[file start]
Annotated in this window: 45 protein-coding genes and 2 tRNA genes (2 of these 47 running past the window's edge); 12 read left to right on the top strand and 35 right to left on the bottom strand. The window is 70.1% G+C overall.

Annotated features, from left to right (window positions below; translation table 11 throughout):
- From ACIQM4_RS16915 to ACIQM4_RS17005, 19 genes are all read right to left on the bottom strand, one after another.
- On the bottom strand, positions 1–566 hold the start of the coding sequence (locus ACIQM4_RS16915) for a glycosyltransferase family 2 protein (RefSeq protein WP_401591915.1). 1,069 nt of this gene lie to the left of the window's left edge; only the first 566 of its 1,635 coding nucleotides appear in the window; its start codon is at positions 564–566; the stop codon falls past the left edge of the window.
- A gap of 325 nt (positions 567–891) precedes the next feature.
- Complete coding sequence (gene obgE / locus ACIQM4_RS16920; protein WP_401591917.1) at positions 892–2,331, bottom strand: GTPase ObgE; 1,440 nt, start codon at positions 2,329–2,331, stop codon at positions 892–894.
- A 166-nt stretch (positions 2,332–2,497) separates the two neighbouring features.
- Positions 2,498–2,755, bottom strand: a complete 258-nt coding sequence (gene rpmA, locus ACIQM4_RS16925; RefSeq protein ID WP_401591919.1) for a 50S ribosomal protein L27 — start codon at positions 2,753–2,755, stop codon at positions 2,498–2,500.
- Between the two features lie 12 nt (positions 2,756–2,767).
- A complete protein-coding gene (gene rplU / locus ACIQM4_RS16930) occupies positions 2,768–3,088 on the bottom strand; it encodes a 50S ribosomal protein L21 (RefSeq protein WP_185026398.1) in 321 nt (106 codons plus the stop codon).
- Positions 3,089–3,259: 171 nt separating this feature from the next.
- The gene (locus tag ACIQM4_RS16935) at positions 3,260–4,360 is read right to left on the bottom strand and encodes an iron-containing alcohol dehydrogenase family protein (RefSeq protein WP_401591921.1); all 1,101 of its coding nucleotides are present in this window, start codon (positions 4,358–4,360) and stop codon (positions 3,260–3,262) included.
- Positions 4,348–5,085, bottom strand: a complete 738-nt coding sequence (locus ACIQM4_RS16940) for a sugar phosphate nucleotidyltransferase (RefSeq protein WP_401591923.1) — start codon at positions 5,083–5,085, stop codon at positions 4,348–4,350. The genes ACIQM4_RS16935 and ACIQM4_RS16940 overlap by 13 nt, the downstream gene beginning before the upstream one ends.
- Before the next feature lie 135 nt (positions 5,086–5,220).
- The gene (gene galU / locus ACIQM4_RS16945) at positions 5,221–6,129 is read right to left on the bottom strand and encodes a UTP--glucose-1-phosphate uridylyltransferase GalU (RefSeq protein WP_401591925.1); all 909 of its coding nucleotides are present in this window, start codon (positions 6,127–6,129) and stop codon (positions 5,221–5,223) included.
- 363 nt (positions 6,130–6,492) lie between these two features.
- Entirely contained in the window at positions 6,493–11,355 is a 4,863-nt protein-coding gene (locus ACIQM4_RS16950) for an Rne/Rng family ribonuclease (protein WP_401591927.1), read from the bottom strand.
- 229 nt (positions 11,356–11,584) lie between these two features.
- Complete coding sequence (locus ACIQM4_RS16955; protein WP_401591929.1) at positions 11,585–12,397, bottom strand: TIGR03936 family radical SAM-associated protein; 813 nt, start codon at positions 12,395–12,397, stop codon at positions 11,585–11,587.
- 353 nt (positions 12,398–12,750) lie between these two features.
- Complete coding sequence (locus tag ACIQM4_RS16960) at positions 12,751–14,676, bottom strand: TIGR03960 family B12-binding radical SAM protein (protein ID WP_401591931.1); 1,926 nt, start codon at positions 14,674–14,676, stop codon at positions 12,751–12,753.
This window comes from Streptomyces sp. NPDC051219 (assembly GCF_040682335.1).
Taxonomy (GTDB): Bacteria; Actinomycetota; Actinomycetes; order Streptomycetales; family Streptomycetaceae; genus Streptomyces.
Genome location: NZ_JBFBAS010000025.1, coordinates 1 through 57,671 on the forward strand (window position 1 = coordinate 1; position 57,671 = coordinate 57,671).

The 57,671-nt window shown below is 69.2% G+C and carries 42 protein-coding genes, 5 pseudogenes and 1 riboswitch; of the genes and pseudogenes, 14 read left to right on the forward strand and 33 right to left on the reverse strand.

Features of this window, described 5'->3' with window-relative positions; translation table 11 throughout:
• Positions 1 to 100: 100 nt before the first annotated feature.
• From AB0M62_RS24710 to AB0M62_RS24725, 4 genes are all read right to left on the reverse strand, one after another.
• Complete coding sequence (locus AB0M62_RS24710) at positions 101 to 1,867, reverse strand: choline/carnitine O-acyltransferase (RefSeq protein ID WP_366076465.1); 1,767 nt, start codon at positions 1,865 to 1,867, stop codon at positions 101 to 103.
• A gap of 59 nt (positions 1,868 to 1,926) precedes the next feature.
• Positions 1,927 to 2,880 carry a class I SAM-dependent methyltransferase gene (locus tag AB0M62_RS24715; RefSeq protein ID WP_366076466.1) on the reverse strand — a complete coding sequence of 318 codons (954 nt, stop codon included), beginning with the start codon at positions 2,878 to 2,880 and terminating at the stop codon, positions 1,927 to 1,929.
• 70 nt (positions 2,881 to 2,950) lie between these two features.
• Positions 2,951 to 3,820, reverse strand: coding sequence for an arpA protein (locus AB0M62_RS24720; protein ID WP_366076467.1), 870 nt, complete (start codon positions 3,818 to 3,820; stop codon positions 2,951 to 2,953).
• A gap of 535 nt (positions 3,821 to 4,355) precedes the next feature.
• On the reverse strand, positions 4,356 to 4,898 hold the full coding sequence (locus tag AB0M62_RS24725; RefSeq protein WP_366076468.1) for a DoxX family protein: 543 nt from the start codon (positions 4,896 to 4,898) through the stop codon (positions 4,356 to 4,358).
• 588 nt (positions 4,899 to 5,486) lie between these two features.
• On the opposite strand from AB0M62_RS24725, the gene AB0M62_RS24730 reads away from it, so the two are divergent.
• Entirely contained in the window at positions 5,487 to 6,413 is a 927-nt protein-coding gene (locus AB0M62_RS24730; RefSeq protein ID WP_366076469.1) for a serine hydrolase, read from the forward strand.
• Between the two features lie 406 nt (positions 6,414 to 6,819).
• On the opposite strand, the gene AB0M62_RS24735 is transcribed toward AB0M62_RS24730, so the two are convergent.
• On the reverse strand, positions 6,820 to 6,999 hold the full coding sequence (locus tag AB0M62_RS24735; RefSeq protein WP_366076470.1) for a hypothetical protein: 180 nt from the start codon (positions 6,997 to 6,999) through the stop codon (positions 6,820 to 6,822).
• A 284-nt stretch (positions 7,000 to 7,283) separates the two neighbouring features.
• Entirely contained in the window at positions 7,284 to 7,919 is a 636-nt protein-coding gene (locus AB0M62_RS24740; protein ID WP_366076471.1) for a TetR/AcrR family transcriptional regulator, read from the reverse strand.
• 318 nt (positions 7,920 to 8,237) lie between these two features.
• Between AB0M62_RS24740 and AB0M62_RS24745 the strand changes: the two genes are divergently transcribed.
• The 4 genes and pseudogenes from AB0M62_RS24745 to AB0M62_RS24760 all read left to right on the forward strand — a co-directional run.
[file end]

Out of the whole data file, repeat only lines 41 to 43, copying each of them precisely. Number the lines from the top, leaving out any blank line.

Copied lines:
• On the reverse strand, positions 6,820 to 6,999 hold the full coding sequence (locus tag AB0M62_RS24735; RefSeq protein WP_366076470.1) for a hypothetical protein: 180 nt from the start codon (positions 6,997 to 6,999) through the stop codon (positions 6,820 to 6,822).
• A 284-nt stretch (positions 7,000 to 7,283) separates the two neighbouring features.
• Entirely contained in the window at positions 7,284 to 7,919 is a 636-nt protein-coding gene (locus AB0M62_RS24740; protein ID WP_366076471.1) for a TetR/AcrR family transcriptional regulator, read from the reverse strand.